2. Express Provision
If an express finding were not required there would be no reason to include the section 667, subdivision (d)(3)(C) requirement because the implied finding would automatically be made in every juvenile adjudication. As discussed above, absent a fitness hearing the juvenile court makes no fitness finding, and juvenile court proceedings continue with the assumption that the minor is a fit and proper subject. We cannot presume the Legislature engages in idle acts and, accordingly, we must attempt to give effect to each statutory provision it enacts. “It is fundamental that every word in the statute must be given meaning and effect if at all possible. [Citations.]” (People v. Espinoza (1979) 99 Cal.App.3d 59, 72, 159 Cal.Rptr. 894.) Further, we cannot discard an express statutory requirement merely because we could consider it unnecessary or mere surplusage. “ ‘A cardinal rule of construction is that ․ a construction making some words surplusage is to be avoided.’ [Citation.]” (People v. Gilbert (1969) 1 Cal.3d 475, 480, 82 Cal.Rptr. 724, 462 P.2d 580.) We must presume the Legislature was aware that fitness findings are made by a juvenile court only following fitness hearings conducted pursuant to Welfare and Institutions Code section 707. The clear statutory language of section 667, subdivision (d)(3)(C) requires a finding of fitness. One authority states:
“The primary source of the legislative intent and purpose is in the words used; if these are clear the court should not seek hidden motives or objects which do not appear on the face of the statute or from its legislative history. [Citations.]” (1 Witkin & Epstein, Cal.Criminal Law (2d ed. 1988) Introduction to Crimes, § 25, p. 33.)
Thus, by including the section 667, subdivision (d)(3)(C) language, the Legislature must have intended the requirement could be satisfied only by an express finding of fitness. The implied finding argument makes the inclusion of the section 667, subdivision (d)(3)(C) requirement mere surplusage.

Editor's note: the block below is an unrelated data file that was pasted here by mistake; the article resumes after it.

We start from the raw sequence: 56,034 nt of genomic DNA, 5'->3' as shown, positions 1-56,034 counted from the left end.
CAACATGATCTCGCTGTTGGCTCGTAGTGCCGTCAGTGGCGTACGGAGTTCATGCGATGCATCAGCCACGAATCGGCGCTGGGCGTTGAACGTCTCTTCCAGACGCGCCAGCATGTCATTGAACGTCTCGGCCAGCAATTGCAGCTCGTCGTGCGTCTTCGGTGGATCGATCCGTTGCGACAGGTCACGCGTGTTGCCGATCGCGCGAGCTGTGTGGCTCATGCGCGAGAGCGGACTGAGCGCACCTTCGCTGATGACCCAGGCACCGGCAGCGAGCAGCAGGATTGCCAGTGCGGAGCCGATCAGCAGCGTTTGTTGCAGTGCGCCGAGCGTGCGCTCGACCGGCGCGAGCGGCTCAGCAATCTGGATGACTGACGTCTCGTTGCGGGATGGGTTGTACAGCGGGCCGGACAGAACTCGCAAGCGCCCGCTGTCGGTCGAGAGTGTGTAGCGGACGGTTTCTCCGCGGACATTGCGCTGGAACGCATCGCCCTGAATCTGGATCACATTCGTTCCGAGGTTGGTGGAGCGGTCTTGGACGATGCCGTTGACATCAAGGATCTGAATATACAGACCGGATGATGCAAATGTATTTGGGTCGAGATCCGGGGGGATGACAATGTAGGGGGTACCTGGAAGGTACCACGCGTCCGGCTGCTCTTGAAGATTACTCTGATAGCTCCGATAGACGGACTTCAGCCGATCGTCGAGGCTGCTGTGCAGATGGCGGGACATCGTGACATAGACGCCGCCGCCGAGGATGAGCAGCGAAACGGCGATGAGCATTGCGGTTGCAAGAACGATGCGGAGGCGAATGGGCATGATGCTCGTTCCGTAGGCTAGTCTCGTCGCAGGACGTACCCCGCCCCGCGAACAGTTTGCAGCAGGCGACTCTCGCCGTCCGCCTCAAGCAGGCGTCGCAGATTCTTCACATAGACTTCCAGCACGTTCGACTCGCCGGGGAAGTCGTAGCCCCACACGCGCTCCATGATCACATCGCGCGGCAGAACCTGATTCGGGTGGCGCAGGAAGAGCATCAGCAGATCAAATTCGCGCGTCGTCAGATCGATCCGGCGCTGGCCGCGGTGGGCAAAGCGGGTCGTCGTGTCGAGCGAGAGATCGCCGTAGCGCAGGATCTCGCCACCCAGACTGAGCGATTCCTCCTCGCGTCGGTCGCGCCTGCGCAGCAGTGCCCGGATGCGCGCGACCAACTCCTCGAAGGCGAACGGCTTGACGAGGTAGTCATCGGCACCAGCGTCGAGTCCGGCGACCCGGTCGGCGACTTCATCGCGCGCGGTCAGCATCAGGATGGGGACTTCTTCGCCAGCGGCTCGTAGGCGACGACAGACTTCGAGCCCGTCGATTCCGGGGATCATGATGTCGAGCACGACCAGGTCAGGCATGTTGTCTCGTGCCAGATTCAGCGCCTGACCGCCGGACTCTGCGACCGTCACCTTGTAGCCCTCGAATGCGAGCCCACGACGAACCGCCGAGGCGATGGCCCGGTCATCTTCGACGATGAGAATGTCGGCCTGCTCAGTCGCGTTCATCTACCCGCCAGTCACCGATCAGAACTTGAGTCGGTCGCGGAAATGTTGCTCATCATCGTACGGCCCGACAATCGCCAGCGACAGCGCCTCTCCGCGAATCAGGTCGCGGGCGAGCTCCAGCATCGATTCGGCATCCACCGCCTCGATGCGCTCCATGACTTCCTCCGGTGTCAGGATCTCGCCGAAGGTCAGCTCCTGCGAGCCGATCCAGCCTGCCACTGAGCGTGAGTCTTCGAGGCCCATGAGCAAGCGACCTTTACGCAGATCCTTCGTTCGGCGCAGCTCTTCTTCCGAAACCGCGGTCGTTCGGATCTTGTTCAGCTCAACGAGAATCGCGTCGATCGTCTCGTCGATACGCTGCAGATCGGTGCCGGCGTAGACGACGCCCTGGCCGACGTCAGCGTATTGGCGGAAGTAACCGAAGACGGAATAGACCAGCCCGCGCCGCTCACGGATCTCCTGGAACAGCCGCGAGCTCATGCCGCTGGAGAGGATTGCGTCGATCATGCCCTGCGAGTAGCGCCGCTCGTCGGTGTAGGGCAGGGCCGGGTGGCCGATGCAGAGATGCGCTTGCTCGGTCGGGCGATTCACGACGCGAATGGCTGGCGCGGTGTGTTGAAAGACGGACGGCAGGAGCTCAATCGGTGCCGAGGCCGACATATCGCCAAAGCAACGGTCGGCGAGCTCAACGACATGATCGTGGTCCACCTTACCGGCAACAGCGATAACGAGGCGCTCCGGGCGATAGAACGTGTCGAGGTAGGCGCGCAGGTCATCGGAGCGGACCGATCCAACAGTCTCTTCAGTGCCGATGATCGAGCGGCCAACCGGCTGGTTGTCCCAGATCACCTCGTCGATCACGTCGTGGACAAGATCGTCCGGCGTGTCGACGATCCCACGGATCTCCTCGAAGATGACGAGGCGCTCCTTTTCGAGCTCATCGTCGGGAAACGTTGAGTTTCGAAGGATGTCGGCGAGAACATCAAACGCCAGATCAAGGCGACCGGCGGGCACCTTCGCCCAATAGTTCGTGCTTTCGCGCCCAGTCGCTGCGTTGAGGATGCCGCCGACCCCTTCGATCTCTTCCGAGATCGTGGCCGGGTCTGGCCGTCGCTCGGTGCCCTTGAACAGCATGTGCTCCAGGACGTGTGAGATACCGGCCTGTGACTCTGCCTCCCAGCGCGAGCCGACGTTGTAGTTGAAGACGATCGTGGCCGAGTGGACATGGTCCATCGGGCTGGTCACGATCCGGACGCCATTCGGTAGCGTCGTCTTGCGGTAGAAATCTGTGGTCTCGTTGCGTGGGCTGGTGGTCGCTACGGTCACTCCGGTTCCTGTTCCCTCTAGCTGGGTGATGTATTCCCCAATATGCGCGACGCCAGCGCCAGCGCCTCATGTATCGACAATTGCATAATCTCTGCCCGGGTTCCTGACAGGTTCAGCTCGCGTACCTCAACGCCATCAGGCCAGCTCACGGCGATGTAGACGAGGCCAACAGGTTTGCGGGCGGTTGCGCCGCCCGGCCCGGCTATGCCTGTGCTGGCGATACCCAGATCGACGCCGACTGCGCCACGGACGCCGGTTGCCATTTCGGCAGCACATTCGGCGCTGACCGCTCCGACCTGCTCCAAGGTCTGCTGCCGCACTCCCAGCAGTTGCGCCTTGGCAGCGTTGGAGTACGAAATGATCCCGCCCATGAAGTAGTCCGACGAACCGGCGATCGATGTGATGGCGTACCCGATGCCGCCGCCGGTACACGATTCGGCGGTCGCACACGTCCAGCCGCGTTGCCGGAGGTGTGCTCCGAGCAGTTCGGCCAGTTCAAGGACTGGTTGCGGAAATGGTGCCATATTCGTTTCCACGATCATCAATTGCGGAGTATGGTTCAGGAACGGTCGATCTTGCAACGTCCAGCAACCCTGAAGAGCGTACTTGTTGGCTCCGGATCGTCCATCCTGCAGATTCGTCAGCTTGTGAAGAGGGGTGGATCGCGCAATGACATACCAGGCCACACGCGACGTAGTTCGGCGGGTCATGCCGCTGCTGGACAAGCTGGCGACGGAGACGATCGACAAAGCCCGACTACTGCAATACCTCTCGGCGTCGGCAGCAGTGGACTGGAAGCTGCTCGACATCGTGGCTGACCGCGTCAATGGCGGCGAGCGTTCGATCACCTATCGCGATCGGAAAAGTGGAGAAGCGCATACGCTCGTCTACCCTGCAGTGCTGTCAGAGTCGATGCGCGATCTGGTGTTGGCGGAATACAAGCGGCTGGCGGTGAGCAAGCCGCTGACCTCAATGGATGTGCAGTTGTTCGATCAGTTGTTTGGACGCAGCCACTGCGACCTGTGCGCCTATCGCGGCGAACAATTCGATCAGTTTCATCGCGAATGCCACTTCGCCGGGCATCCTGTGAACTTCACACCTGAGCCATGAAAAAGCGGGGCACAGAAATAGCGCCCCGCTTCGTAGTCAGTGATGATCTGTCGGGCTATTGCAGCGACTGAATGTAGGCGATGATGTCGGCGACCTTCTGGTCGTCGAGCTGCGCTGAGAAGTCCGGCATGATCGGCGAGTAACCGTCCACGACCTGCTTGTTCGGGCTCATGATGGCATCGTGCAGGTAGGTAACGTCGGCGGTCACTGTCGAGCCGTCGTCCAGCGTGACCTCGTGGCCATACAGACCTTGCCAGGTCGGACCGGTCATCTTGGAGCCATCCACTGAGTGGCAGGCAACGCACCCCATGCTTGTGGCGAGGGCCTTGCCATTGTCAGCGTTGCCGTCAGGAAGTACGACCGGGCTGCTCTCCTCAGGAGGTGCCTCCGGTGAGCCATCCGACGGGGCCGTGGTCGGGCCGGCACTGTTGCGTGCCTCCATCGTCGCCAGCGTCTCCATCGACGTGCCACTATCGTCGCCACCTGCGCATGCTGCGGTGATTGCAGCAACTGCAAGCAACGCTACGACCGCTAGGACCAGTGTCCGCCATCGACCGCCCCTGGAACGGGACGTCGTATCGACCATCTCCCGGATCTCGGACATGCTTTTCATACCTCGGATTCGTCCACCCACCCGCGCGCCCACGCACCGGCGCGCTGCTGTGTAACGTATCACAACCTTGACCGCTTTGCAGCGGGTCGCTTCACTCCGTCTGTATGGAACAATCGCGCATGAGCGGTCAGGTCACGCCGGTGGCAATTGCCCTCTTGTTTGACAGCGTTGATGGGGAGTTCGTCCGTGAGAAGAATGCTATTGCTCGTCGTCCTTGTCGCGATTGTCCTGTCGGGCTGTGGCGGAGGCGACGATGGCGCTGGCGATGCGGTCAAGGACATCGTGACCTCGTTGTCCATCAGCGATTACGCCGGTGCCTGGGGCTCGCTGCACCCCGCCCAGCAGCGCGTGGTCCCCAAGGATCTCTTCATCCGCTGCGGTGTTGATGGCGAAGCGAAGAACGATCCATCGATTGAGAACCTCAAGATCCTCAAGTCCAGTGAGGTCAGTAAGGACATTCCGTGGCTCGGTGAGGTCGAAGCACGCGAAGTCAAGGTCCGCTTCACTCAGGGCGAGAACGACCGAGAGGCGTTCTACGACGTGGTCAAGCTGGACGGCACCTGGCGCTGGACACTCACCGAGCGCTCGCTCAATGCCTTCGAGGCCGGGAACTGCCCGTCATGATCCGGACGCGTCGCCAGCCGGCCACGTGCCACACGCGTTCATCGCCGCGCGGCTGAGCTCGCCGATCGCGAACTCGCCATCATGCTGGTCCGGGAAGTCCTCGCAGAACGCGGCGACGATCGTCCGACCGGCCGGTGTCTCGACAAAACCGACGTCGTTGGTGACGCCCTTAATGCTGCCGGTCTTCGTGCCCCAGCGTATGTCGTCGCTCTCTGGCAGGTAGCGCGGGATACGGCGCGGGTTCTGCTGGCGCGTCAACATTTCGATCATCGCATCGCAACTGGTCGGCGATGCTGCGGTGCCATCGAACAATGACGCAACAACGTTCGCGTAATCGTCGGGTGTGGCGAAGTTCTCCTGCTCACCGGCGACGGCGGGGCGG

3. Construction in Favor of Offender
To the extent the language of a statute (e.g., § 667, subd. (d)(3)(C)) is ambiguous and reasonably susceptible to two interpretations (e.g., whether an implied finding of fitness does or does not suffice), “ ‘ “that construction which is more favorable to the offender will be adopted.” ’ [Citations.]” (In re Christian S. (1994) 7 Cal.4th 768, 780, 30 Cal.Rptr.2d 33, 872 P.2d 574.) Applying these rules of statutory construction, we conclude the language of section 667, subdivision (d)(3)(C) must be interpreted to require an express finding of fitness, and no underlying legislative purpose compels a contrary conclusion. Although the People note the stated purpose of the three strikes law is “to ensure longer prison sentences and greater punishment for those who commit a felony and have been previously convicted of serious and/or violent felony offenses” (§ 667, subd. (b)), our interpretation of section 667, subdivision (d)(3)(C) does not detract from that stated purpose. Rather, it affirms greater punishment for those persons who commit offenses which meet the Legislature's definition of prior “serious and/or violent felony” convictions (§ 667, subd. (b)), which definition includes juvenile adjudications provided that the adjudications satisfy certain requirements.
4. Analogous Requirements of Express Finding